The Danger of ‘Purim’ Fireworks and Explosives

>>Follow Matzav On Whatsapp!<< would like to remind all readers of the dangers of dangerous fireworks and explosives often purchased by children and teens before Purim.

To accentuate just how dangerous they can be, note that last year, a frum boy lost five fingers after playing with a Purim firecracker. The 14-year-old boy was injured after a Purim firecracker he was holding exploded, tearing five fingers off his hand and launching shrapnel into his face.

A Magen Dovid Adom team evacuated the Israeli boy to the Soroka Medical Center in Beer Sheva, where the boy admitted to the medical crew that the firecracker went off during an attempt to increase its force.

A photo of a real firecracker injury. Venishmartem me'od lenafshoseichem.
A photo of a real firecracker injury. Venishmartem me'od lenafshoseichem.

Following that incident, MDA Director-General Eli Bin called upon parents to prevent their children from purchasing dangerous explosives that could cause severe handicaps such as that day’s incident, “or even worse.”

In other Purim warnings, parents should be aware of dangers inherent in graggers. Two years ago, a serrated plastic wheel from a gragger that was handed out to children in a nursery school seriously endangered a three-year-old girl, Ayala Levy, who was saved by a gastroscopy under general anesthesia at Kaplan Medical Center in Rechovot, Israel.

Shmaya, the girl’s father, said that soon after the graggers were handed out, Ayala began to chew it and the small part dislodged itself into her mouth. The nursery school teacher quickly called for Magen David Adom medics, who gave her first aid and rushed her to the hospital.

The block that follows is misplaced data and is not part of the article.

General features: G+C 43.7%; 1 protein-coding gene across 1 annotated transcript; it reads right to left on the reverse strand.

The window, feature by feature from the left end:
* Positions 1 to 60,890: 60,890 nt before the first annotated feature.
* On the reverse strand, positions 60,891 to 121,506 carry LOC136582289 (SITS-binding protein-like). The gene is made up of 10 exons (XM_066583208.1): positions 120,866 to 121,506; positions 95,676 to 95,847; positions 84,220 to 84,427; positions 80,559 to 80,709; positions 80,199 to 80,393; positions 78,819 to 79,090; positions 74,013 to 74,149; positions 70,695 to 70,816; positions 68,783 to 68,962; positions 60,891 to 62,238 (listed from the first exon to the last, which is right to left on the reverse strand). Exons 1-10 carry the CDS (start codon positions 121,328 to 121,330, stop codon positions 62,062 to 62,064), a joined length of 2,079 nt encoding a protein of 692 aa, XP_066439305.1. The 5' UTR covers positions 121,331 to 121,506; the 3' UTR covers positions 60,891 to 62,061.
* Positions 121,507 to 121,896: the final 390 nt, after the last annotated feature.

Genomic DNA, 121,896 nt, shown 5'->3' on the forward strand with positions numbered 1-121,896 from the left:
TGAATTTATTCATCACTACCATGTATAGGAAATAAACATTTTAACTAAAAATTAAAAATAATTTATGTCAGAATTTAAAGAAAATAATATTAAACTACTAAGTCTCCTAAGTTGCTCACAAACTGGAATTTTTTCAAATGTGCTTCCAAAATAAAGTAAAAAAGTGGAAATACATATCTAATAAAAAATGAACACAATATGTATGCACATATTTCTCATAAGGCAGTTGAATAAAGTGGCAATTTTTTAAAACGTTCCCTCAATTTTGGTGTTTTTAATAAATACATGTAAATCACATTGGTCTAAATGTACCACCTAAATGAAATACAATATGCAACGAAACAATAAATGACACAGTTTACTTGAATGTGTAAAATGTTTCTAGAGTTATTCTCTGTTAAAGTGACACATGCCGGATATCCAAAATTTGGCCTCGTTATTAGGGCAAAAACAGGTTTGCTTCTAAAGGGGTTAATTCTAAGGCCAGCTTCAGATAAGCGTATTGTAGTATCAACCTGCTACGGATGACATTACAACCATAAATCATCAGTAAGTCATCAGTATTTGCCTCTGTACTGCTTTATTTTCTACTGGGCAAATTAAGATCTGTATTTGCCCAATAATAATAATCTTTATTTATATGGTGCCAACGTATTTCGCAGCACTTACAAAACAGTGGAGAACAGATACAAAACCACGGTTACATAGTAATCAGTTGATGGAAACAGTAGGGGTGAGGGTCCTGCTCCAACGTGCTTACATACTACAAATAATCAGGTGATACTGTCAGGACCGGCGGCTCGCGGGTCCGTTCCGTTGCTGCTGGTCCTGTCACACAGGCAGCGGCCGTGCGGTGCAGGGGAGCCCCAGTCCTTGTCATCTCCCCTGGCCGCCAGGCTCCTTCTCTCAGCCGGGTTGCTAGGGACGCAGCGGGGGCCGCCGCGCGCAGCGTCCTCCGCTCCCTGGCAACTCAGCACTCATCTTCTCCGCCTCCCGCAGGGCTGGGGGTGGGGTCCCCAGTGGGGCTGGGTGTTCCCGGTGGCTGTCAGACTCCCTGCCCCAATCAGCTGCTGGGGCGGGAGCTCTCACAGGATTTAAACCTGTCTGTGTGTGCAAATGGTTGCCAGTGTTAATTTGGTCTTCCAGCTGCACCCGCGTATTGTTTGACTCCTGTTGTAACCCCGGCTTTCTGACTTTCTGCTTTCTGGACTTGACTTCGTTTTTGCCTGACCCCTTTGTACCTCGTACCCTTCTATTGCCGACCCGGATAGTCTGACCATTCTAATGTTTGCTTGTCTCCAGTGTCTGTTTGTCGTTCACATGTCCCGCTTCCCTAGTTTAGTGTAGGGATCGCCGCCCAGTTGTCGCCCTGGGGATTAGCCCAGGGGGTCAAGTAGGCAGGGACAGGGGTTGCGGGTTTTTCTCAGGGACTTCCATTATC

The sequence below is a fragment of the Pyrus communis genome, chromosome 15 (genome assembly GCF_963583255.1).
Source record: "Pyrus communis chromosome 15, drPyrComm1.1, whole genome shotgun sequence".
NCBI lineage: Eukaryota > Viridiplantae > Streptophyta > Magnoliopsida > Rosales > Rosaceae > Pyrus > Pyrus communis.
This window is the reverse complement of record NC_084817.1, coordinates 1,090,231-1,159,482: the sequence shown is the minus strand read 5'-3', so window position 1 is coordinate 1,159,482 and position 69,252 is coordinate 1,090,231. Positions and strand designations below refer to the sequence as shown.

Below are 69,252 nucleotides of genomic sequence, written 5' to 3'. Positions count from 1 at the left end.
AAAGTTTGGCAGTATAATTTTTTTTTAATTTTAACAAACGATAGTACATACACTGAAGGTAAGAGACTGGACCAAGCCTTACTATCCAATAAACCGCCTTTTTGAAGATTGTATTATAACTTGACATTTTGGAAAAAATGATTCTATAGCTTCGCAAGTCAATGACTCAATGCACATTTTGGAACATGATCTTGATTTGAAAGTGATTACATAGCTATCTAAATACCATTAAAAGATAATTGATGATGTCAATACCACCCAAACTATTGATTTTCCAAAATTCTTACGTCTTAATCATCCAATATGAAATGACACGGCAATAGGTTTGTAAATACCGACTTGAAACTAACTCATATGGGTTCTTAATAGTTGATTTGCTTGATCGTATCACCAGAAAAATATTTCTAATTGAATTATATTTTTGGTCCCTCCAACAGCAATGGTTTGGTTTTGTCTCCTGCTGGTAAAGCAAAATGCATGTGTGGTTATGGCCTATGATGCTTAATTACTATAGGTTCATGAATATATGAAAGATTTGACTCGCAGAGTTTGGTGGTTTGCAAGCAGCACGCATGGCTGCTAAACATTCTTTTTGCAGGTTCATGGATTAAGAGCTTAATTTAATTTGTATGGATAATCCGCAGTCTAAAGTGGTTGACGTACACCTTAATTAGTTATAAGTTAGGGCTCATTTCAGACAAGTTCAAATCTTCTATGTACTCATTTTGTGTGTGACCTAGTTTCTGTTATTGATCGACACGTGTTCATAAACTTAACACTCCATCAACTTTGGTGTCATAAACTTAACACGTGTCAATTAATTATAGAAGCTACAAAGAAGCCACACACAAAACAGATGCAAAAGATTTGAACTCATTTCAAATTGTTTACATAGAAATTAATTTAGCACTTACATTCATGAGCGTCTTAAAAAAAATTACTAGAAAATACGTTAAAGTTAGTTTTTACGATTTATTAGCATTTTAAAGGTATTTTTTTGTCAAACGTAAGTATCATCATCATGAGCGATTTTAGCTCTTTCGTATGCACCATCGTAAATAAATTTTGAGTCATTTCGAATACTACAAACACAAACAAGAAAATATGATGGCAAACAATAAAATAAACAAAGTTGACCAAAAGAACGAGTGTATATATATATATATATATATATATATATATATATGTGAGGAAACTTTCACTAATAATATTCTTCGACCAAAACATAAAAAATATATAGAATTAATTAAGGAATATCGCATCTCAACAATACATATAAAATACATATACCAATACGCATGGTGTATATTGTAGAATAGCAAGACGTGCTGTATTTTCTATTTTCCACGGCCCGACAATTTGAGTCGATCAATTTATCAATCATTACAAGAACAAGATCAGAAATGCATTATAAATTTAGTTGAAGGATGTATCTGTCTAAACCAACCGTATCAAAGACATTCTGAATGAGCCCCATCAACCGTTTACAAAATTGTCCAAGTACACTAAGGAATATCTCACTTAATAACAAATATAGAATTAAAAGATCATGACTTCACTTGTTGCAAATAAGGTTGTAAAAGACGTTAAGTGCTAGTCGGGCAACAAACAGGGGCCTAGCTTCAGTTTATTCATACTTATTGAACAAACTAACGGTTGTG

Dr. Michal Corey, a pediatric gastroenterologist at Kaplan, said Ayala arrived vomiting and complaining of pain in her neck and throat. She underwent imaging, and the piece of plastic was found stuck in her esophagus and preventing the entrance of food. Under general anesthesia in the operating room, the child underwent a gastroscopy, in which an optic fiber is introduced into the body to view inside. Corey managed to pull the two-centimeter plastic disk out without having to perform a major operation. An hour later, the child was able to speak, walk, eat and run.

Her father warned all parents to pay attention to all small objects within their children’s reach, especially around Purim. They can enter not only the esophagus, but also the trachea and choke the child. Corey added that only food should be allowed to enter small children’s mouths, and even food should be sliced or chopped up into small, safe bits.

Child safety experts note that toys that have parts as small as a penny should not be within the reach of children under age four.

{ Global Newscenter}


  1. Rafi- i imagine because it works. a picture like that brings the point across better than the million articles that we have all read.

  2. Thank you Matzav for posting this picture. If it stops one child or “inspires” one parent to exert parental control, it is worth it many times over.

  3. Because the photograph is so gruesome, I find it very disheartening to even consider attempting to read this article at the present hour. I do think you need to be careful, but why not just put a photo of an ER on the site. We as jews are not in the business of advertising Pathology as a way to Freedom. Never Again.

  4. This image would cause a movie to be rated R. Please be more sensitive, certainly after the fact post-Purim. Were you drunk when you posted this?


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